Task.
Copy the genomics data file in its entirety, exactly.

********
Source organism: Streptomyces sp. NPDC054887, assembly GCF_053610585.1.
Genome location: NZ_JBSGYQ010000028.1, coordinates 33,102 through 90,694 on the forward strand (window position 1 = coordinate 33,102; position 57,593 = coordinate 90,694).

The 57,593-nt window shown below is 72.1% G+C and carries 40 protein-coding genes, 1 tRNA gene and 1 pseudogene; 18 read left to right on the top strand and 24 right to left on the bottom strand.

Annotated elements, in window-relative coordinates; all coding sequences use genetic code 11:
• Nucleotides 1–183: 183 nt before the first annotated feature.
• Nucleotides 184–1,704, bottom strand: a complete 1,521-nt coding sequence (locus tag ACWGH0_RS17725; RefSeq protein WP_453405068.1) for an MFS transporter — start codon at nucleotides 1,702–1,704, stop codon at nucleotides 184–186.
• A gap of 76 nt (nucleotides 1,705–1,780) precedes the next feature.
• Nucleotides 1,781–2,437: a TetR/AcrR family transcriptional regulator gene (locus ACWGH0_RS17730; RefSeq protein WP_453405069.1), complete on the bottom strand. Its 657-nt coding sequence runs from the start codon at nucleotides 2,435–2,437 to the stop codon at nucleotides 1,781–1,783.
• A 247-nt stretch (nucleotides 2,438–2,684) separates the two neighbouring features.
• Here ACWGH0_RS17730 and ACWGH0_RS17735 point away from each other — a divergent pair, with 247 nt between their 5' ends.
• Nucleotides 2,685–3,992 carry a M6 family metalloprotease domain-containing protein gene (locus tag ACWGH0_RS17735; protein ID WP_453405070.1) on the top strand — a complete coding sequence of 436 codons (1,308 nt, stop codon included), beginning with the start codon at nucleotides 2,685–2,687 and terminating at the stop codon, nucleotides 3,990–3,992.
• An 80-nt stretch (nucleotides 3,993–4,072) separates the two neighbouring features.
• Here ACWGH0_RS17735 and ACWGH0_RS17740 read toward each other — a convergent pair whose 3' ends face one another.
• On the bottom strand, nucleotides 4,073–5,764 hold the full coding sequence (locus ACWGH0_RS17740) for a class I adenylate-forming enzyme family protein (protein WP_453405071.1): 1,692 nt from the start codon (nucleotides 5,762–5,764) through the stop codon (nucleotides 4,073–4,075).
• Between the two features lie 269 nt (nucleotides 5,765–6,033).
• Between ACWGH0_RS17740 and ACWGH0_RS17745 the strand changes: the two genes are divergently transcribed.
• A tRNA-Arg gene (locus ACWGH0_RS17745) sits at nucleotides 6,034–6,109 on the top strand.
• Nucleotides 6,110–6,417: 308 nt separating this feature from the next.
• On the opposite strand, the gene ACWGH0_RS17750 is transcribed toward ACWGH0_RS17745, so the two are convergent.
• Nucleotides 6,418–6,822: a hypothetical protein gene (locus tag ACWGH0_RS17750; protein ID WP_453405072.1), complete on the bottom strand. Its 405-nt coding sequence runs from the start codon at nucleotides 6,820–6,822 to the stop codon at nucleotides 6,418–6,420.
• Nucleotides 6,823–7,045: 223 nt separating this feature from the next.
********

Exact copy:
Source organism: Streptomyces sp. NPDC054887, assembly GCF_053610585.1.
Genome location: NZ_JBSGYQ010000028.1, coordinates 33,102 through 90,694 on the forward strand (window position 1 = coordinate 33,102; position 57,593 = coordinate 90,694).

The 57,593-nt window shown below is 72.1% G+C and carries 40 protein-coding genes, 1 tRNA gene and 1 pseudogene; 18 read left to right on the top strand and 24 right to left on the bottom strand.

Annotated elements, in window-relative coordinates; all coding sequences use genetic code 11:
• Nucleotides 1–183: 183 nt before the first annotated feature.
• Nucleotides 184–1,704, bottom strand: a complete 1,521-nt coding sequence (locus tag ACWGH0_RS17725; RefSeq protein WP_453405068.1) for an MFS transporter — start codon at nucleotides 1,702–1,704, stop codon at nucleotides 184–186.
• A gap of 76 nt (nucleotides 1,705–1,780) precedes the next feature.
• Nucleotides 1,781–2,437: a TetR/AcrR family transcriptional regulator gene (locus ACWGH0_RS17730; RefSeq protein WP_453405069.1), complete on the bottom strand. Its 657-nt coding sequence runs from the start codon at nucleotides 2,435–2,437 to the stop codon at nucleotides 1,781–1,783.
• A 247-nt stretch (nucleotides 2,438–2,684) separates the two neighbouring features.
• Here ACWGH0_RS17730 and ACWGH0_RS17735 point away from each other — a divergent pair, with 247 nt between their 5' ends.
• Nucleotides 2,685–3,992 carry a M6 family metalloprotease domain-containing protein gene (locus tag ACWGH0_RS17735; protein ID WP_453405070.1) on the top strand — a complete coding sequence of 436 codons (1,308 nt, stop codon included), beginning with the start codon at nucleotides 2,685–2,687 and terminating at the stop codon, nucleotides 3,990–3,992.
• An 80-nt stretch (nucleotides 3,993–4,072) separates the two neighbouring features.
• Here ACWGH0_RS17735 and ACWGH0_RS17740 read toward each other — a convergent pair whose 3' ends face one another.
• On the bottom strand, nucleotides 4,073–5,764 hold the full coding sequence (locus ACWGH0_RS17740) for a class I adenylate-forming enzyme family protein (protein WP_453405071.1): 1,692 nt from the start codon (nucleotides 5,762–5,764) through the stop codon (nucleotides 4,073–4,075).
• Between the two features lie 269 nt (nucleotides 5,765–6,033).
• Between ACWGH0_RS17740 and ACWGH0_RS17745 the strand changes: the two genes are divergently transcribed.
• A tRNA-Arg gene (locus ACWGH0_RS17745) sits at nucleotides 6,034–6,109 on the top strand.
• Nucleotides 6,110–6,417: 308 nt separating this feature from the next.
• On the opposite strand, the gene ACWGH0_RS17750 is transcribed toward ACWGH0_RS17745, so the two are convergent.
• Nucleotides 6,418–6,822: a hypothetical protein gene (locus tag ACWGH0_RS17750; protein ID WP_453405072.1), complete on the bottom strand. Its 405-nt coding sequence runs from the start codon at nucleotides 6,820–6,822 to the stop codon at nucleotides 6,418–6,420.
• Nucleotides 6,823–7,045: 223 nt separating this feature from the next.